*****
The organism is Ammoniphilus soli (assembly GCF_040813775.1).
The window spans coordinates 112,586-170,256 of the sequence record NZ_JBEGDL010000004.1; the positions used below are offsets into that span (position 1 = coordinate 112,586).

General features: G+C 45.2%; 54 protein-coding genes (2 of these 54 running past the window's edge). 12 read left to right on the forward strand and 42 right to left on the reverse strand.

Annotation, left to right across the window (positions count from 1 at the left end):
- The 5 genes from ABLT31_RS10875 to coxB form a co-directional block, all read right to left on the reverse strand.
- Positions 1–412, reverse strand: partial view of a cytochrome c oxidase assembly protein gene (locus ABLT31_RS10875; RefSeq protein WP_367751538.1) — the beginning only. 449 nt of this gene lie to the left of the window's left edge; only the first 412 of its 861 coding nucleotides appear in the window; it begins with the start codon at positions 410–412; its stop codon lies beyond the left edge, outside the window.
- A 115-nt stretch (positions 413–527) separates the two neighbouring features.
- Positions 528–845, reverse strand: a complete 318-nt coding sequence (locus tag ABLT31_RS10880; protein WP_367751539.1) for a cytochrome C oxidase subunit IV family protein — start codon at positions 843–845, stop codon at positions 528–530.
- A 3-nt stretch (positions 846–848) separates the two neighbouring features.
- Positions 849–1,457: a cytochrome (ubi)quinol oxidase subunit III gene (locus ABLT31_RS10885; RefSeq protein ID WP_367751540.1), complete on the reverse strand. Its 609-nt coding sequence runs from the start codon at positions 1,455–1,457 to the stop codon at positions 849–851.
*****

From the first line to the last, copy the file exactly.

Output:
The organism is Ammoniphilus soli (assembly GCF_040813775.1).
The window spans coordinates 112,586-170,256 of the sequence record NZ_JBEGDL010000004.1; the positions used below are offsets into that span (position 1 = coordinate 112,586).

General features: G+C 45.2%; 54 protein-coding genes (2 of these 54 running past the window's edge). 12 read left to right on the forward strand and 42 right to left on the reverse strand.

Annotation, left to right across the window (positions count from 1 at the left end):
- The 5 genes from ABLT31_RS10875 to coxB form a co-directional block, all read right to left on the reverse strand.
- Positions 1–412, reverse strand: partial view of a cytochrome c oxidase assembly protein gene (locus ABLT31_RS10875; RefSeq protein WP_367751538.1) — the beginning only. 449 nt of this gene lie to the left of the window's left edge; only the first 412 of its 861 coding nucleotides appear in the window; it begins with the start codon at positions 410–412; its stop codon lies beyond the left edge, outside the window.
- A 115-nt stretch (positions 413–527) separates the two neighbouring features.
- Positions 528–845, reverse strand: a complete 318-nt coding sequence (locus tag ABLT31_RS10880; protein WP_367751539.1) for a cytochrome C oxidase subunit IV family protein — start codon at positions 843–845, stop codon at positions 528–530.
- A 3-nt stretch (positions 846–848) separates the two neighbouring features.
- Positions 849–1,457: a cytochrome (ubi)quinol oxidase subunit III gene (locus ABLT31_RS10885; RefSeq protein ID WP_367751540.1), complete on the reverse strand. Its 609-nt coding sequence runs from the start codon at positions 1,455–1,457 to the stop codon at positions 849–851.